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Sample preparation of petroleum products

Petroleum products and lubricants are routinely analyzed for their elemental content for various reasons. Conventional methods for the sample preparation of petroleum products and lubricants like dilution or ashing suffer from severe drawbacks. Microwave-assisted acid digestion according to ASTM D7876 is a beneficial approach to achieve reliable results in a short time frame.

The concentrations of silicon, aluminum, vanadium, nickel, iron and sodium in crude and residual oils are used to define their quality and value. High amounts of nickel and vanadium in crude oil can deactivate catalysts during processing, but also initiate corrosion in motors and boilers during combustion when present in fuels. Silicon and aluminum present in residual fuel oils cause abrasion within the combustion engine. Products like lubricating oils are tested before use to determine the concentration of additives (which contain metals such as calcium, copper, magnesium, phosphor, sulfur and zinc), which is an important quality control parameter. Prior to measurement utilizing modern measuring techniques such as ICP-OES (Inductively Coupled Plasma Optical Emission Spectrometry) or ICP-MS (Inductively Coupled Plasma Mass Spectrometry) samples have to be transferred into a measurable (liquid, removed matrix) form.

Current methods for sample preparation of petroleum products

There are several standard methods available which describe the sample preparation of petroleum products. The most common methods currently are:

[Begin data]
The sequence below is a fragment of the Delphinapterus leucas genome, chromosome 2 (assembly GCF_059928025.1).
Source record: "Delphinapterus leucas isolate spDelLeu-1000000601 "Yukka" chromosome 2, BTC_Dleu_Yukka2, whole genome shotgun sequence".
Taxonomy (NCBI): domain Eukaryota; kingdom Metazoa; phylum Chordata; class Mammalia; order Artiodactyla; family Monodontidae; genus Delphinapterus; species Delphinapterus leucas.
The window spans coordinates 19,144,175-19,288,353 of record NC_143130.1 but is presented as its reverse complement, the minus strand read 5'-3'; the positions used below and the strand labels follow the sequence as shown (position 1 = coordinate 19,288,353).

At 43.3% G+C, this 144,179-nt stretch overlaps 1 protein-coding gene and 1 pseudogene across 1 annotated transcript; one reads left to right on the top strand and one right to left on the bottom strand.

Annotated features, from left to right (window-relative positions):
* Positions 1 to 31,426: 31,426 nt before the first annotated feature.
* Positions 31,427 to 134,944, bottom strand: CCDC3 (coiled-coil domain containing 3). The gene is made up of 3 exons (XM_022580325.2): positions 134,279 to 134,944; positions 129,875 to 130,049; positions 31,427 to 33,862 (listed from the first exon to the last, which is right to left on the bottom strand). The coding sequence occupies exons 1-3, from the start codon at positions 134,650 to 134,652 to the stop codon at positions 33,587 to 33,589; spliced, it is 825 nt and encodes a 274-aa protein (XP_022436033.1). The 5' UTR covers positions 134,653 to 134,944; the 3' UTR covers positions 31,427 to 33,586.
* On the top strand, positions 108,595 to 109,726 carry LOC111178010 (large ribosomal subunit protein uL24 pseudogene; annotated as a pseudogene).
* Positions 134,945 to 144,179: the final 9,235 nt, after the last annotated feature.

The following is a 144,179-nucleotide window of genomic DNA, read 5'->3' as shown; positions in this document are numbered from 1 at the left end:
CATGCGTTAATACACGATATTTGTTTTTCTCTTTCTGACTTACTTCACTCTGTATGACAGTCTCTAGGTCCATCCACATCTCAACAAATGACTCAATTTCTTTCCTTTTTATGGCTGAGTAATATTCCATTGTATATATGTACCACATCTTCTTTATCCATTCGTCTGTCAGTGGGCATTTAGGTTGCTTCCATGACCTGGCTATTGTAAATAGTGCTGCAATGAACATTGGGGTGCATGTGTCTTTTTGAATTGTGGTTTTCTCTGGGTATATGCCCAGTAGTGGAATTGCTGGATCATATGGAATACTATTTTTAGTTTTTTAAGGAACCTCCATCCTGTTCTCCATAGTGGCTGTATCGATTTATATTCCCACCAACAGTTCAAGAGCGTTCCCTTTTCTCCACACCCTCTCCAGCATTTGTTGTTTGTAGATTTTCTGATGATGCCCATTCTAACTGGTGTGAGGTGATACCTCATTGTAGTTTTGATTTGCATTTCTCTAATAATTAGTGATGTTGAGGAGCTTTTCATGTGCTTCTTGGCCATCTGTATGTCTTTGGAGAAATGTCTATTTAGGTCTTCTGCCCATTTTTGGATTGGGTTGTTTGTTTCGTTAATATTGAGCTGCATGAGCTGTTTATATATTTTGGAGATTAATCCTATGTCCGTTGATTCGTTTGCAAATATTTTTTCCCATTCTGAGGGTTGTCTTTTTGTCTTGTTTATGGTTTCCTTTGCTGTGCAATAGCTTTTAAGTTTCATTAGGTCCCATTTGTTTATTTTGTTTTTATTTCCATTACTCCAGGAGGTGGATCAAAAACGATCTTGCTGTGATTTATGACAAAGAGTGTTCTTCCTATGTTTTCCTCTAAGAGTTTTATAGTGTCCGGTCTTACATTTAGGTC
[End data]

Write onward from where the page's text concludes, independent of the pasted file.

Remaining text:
Method 1: The dilution of the oil is incorporated with an organic solvent, followed by direct introduction into an AAS or ICP-OES. This method is fast but not applicable to samples containing larger particles. Typical drawbacks are clogged nebulizers, unstable plasma conditions and measurement interferences.

Method 2: A frequently used method is dry ashing (with subsequent acid digestion); dry ashing burns off the organic matrix of the sample. The inorganic residues, the ashes, are dissolved with acids in an open digestion system and subsequently analyzed as an aqueous solution. This method allows for processing of large sample quantities (> 10 g) but suffers from significant errors related to loss of volatile elements, resulting in turnaround times in the range of 10 hours.

Microwave-assisted closed-vessel digestion

A new, increasingly popular method for the sample preparation of petroleum products is microwave-assisted closed-vessel digestion.

Using microwave-assisted closed-vessel digestion, the sample is decomposed with concentrated acids under pressure, resulting in a clear aqueous solution with low residual carbon content. Due to the application of closed pressure vessels, the temperature is not restricted to the boiling point of the acids. According to the Arrhenius Law, a 10 °C increase in temperature means a twofold acceleration of the reaction and halves the reaction time. As a result of the achievable high temperature, the time required for complete digestion is significantly reduced. Microwaves are the perfect heating source as they directly heat the liquid bulk while the surroundings, such as vessels, remain comparably cool. As a consequence, microwave heating is fast and energy-efficient, saving additional process time.

For example, employing Multiwave PRO with Rotor 8NXF100 can reduce the sample preparation time from more than five hours to less than 90 minutes.

Microwave Reaction System: Multiwave PRO

Microwave Reaction System: Multiwave PRO

Further advantages of this modern sample preparation technique are that no volatiles are lost, the risk of contamination is minimized and a lower amount of reagents is required. This reduces both the consumption of expensive reagents and the costly disposal of hazardous waste. In addition, based on the precise documentation, the sample preparation procedure is highly reproducible and leads to reliable measuring results.